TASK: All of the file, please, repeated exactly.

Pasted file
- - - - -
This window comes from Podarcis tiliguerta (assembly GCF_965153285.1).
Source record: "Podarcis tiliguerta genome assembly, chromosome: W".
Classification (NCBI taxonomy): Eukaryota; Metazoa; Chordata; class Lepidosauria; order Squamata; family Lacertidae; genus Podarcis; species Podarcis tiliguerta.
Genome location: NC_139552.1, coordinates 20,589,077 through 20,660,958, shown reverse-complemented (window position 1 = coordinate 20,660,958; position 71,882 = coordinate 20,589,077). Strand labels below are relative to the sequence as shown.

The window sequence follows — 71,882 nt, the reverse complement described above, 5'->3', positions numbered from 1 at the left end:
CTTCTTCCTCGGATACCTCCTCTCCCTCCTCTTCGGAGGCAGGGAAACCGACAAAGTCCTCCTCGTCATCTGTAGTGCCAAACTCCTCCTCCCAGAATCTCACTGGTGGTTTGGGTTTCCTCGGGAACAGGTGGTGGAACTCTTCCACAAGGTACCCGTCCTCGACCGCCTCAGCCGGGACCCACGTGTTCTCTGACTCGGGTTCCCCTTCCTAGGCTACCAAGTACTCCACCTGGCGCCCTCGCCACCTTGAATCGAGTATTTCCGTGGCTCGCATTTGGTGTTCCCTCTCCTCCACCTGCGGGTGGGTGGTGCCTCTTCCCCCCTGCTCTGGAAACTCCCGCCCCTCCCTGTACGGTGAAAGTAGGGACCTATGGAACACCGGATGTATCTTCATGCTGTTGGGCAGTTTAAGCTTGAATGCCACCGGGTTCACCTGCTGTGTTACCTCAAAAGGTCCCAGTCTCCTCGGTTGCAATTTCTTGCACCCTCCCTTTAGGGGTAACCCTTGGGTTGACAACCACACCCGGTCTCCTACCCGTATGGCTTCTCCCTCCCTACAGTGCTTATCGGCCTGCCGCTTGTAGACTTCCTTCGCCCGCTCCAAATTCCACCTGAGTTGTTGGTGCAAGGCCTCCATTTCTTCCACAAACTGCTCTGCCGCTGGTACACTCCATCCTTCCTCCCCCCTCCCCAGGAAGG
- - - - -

This window comes from Podarcis tiliguerta (assembly GCF_965153285.1).
Source record: "Podarcis tiliguerta genome assembly, chromosome: W".
Classification (NCBI taxonomy): Eukaryota; Metazoa; Chordata; class Lepidosauria; order Squamata; family Lacertidae; genus Podarcis; species Podarcis tiliguerta.
Genome location: NC_139552.1, coordinates 20,589,077 through 20,660,958, shown reverse-complemented (window position 1 = coordinate 20,660,958; position 71,882 = coordinate 20,589,077). Strand labels below are relative to the sequence as shown.

The window sequence follows — 71,882 nt, the reverse complement described above, 5'->3', positions numbered from 1 at the left end:
CTTCTTCCTCGGATACCTCCTCTCCCTCCTCTTCGGAGGCAGGGAAACCGACAAAGTCCTCCTCGTCATCTGTAGTGCCAAACTCCTCCTCCCAGAATCTCACTGGTGGTTTGGGTTTCCTCGGGAACAGGTGGTGGAACTCTTCCACAAGGTACCCGTCCTCGACCGCCTCAGCCGGGACCCACGTGTTCTCTGACTCGGGTTCCCCTTCCTAGGCTACCAAGTACTCCACCTGGCGCCCTCGCCACCTTGAATCGAGTATTTCCGTGGCTCGCATTTGGTGTTCCCTCTCCTCCACCTGCGGGTGGGTGGTGCCTCTTCCCCCCTGCTCTGGAAACTCCCGCCCCTCCCTGTACGGTGAAAGTAGGGACCTATGGAACACCGGATGTATCTTCATGCTGTTGGGCAGTTTAAGCTTGAATGCCACCGGGTTCACCTGCTGTGTTACCTCAAAAGGTCCCAGTCTCCTCGGTTGCAATTTCTTGCACCCTCCCTTTAGGGGTAACCCTTGGGTTGACAACCACACCCGGTCTCCTACCCGTATGGCTTCTCCCTCCCTACAGTGCTTATCGGCCTGCCGCTTGTAGACTTCCTTCGCCCGCTCCAAATTCCACCTGAGTTGTTGGTGCAAGGCCTCCATTTCTTCCACAAACTGCTCTGCCGCTGGTACACTCCATCCTTCCTCCCCCCTCCCCAGGAAGG